The European Central Bank spooked financial markets on Thursday by dousing hopes of dramatic crisis-fighting action in the euro area shortly before European leaders began what France's president billed as a last-chance summit.
ECB President Mario Draghi discouraged expectations that the bank would massively step up buying of government bonds if European Union leaders, meeting in Brussels, agreed on moves towards closer fiscal union.
A six-page draft agreement handed to the 27 leaders as they began their two-day summit called for a new "fiscal compact" with much tougher enforcement of budget rules in the eurozone, and a permanent rescue fund brought forward to mid-2012 and armed with a banking licence.
But as soon as the draft text leaked, a senior German official rejected key measures including letting the eurozone's future rescue fund, the European Stability Mechanism, operate as a bank borrowing from the ECB, and a long-term goal of issuing common eurozone bonds.
Draghi said the bloc's existing bailout facility should remain the main tool to fight bond market contagion, despite its clear limits. It was illegal for the ECB or national central banks to lend money to the IMF to buy eurozone bonds, he said, appearing to veto one firefighting option under consideration.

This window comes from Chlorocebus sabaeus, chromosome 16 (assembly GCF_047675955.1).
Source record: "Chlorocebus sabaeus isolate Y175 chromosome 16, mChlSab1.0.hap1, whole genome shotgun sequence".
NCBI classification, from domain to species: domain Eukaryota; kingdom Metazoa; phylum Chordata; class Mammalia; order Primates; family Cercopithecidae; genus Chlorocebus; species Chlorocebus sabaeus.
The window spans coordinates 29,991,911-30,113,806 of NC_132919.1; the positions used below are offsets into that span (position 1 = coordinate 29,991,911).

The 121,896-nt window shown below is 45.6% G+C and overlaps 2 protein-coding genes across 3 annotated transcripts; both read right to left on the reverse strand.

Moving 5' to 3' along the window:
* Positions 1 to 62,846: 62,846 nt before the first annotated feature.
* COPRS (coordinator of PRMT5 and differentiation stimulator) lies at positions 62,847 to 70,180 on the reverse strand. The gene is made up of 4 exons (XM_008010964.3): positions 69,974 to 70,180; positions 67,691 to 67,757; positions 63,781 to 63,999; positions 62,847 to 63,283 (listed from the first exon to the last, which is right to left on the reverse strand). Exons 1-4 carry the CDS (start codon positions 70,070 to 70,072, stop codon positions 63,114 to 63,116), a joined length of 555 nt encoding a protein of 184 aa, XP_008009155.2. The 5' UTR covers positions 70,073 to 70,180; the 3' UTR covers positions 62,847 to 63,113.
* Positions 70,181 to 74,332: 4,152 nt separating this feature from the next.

The ECB did take unprecedented action to support Europe's cash-starved banks with three-year liquidity and cut interest rates back to a record low 1.0 percent to counter a forecast recession brought on by widespread austerity measures.
The euro and world shares briefly rallied on news of the draft summit conclusions, only to fall back on the German rejection. Investors are increasingly convinced only the ECB has the power to protect the eurozone, and were disappointed by Draghi's caution on bond-buying.
"One step forward, two steps back," said Alan Clarke, U.K. and eurozone economist at Scotia Capital. "The eurozone leaders might as well not bother. Pack their bags, go home, enjoy the weekend and do their Christmas shopping."
French President Nicolas Sarkozy dramatized the danger facing the 17-nation single currency area hours before their eighth crisis summit of the year in a speech to European conservative leaders in the French port city of Marseille.
"Never has the risk of Europe exploding been so big," he told leaders including German Chancellor Angela Merkel and the heads of the EU institutions.
"The diagnosis is that the euro, which should inspire confidence, is not inspiring this confidence," the French leader said. "If there is no deal on Friday, there will be no second chance."
France and Germany used the Marseille meeting to lobby for their plan to amend the European Union treaty to toughen budget discipline, which they want to have ready by March. But several countries are skeptical of full-blown treaty change.
Merkel said on arrival in Brussels: "The euro has lost credibility and this must be won back. We will make clear that we will accept more binding rules." She insisted there must be treaty change to anchor tougher discipline.
The new ECB chief said his remark last week that "other elements" might follow if eurozone leaders agreed to seal tougher new budget rules had been overinterpreted as hinting the bank could step up bond purchases.
"I was surprised by the implicit meaning that was given," Draghi said, without offering an alternative interpretation.